John the Posthumous
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"After reading Jason Schwartz, it's difficult to talk about any other writer's originality or unique relation to the language. John the Posthumous is a work of astounding power and distinction, beautifully strange, masterful." -Sam Lipsyte "[Schwartz] is complete, as genius agonizingly is." -Gordon Lish "Haunting, original prose by a writer unlike any other on the planet. Jason Schwartz is a master." -Ben Marcus John the Posthumous exists in between fiction and poetry, elegy and history: a kind of novella in objects, it is an anatomy of marriage and adultery, an interlocking set of fictional histories, and the staccato telling of a murder, perhaps two murders. This is a literary album of a pre-Internet world, focused on physical elements - all of which are tools for either violence or sustenance. Knives, old iron gates, antique houses in flames; Biblical citations, blood and a history of the American bed: the unsettling, half-perceived images, and their precise but alien manipulation by a master of the language will stay with readers. Its themes are familiar - violence, betrayal, failure - its depiction of these utterly original and hauntingly beautiful.
storm windows and the screens: these are rather in disrepair. The lake window, as we would refer to it—though the house, of course, faces neither a lake nor a pond, nor even a creek, a fork, a stream—had been governed, for a time, by a curious assemblage of hinges, several of which suggested claws. The objects on the windowsill: I suppose they were carried off—once and for all—by the wind. It is more satisfactory in this corner of the house, at the bow window—especially in the morning, in
notably—or an overturned rowboat. The hanging features a three-legged mare, which gives way, in later examples, to a simpler figure. The drop, at Newgate, 1783. Two posts and a crossbeam, a five-foot trap, and a scaffold covered with haircloth or drill. The veil always acquits itself quite well. Ox-carts travel hither and yon. A balcony gallows may help dignify things a bit, despite the maulings in the courtyard. A roadside gibbet, for its part, makes little accommodation for the sounds in a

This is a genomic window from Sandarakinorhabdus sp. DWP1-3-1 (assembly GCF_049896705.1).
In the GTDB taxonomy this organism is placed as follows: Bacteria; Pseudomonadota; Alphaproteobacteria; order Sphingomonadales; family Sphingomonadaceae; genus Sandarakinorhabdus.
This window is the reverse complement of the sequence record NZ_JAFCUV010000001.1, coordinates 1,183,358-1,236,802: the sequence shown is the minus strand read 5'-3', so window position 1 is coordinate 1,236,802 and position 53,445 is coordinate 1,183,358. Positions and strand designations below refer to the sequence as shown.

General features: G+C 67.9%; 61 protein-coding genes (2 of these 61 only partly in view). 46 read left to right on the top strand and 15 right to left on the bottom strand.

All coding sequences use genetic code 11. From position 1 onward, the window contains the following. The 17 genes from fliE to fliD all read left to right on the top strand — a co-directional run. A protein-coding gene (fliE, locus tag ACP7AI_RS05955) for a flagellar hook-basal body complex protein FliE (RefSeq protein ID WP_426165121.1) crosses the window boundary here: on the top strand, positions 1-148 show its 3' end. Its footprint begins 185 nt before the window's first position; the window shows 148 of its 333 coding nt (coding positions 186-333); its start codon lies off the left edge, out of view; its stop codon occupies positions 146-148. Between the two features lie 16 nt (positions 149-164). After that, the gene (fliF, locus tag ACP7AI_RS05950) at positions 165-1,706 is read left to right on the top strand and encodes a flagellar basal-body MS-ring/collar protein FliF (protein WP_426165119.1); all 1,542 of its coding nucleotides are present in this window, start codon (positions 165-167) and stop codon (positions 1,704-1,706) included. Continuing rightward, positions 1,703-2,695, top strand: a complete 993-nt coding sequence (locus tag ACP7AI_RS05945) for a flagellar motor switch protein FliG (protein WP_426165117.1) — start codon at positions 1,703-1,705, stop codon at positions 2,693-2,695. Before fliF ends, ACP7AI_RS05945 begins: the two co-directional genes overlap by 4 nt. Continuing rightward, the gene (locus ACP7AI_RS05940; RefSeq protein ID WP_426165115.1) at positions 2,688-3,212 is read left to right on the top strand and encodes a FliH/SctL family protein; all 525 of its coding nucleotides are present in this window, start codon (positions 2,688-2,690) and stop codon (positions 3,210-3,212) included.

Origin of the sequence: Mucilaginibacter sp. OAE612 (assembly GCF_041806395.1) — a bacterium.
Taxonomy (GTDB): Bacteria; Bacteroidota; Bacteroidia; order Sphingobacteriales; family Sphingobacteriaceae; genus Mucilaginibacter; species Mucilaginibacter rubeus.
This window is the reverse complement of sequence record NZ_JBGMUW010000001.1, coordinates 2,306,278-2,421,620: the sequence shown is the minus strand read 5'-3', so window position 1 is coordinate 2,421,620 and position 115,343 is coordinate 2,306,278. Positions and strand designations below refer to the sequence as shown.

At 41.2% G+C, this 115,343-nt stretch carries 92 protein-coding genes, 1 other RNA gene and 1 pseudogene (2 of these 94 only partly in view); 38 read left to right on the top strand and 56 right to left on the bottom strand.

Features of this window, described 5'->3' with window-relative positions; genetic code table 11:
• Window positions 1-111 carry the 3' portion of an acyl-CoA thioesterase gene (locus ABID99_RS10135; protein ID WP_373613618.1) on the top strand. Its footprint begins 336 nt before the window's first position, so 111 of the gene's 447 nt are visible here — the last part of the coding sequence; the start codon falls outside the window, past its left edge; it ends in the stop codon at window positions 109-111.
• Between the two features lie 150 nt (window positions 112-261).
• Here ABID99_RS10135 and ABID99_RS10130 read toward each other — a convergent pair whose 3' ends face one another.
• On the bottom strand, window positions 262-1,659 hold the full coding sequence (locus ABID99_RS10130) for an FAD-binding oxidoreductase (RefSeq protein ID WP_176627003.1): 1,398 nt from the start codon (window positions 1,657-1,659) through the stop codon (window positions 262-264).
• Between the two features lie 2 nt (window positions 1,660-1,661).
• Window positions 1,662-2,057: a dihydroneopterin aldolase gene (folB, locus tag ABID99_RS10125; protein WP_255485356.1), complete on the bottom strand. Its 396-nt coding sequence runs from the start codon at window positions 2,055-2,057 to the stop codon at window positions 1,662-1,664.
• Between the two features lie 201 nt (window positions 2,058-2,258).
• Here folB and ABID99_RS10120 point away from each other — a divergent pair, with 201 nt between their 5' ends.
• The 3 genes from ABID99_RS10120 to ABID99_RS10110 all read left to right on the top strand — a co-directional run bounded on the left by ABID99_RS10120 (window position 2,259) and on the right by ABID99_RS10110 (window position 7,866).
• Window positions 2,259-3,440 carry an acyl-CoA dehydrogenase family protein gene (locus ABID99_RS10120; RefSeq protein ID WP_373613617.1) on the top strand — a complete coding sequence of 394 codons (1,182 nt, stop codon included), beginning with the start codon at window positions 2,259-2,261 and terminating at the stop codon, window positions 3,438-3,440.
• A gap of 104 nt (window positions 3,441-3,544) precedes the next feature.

A winding-sheet would imply contagion, despite the burlap sacks at the chapel wall. The coffins: on the lawn. These are adorned with various forms. The likeness of a child—divided lengthwise—or an overturned rowboat. The inscriptions, in cursive, list the hour and the year, and then explain the arrangement of graves. FOUR The mother gives way, in due course, to a red morris—so named for the disposition of steeples beyond the burial mound, or for the absence of the man’s arms—and then to
it—the throat, or the wrists and the throat, the seams appearing to bleed. Ephesians cites “children,” which may explain a blot in the margin, say, if not the formation of horses on a shoreline. The birds at the falls, for their part—these were waterfowl of an ordinary variety, the sadder examples crippled or maimed. It was a lavish drowning, according to that story—a gentleman, or some other lonely figure, early in the morning, a thicket and a hilltop in the distance. Philippians cites
hope, to remove knives from left to right, and the glasses last. This one has cracked in my absence. The hallway offers its own disappointments, beginning here, in poor light, and following discreetly to the gash in the far wall. Deathwatch beetles will attack woodwork of this variety. And then: the joists and cripples. The ticking sound, once thought a final sign, is actually a fact of courtship. I imagine the jaw as a broken line or as a simple triangle, the points in gray. A circle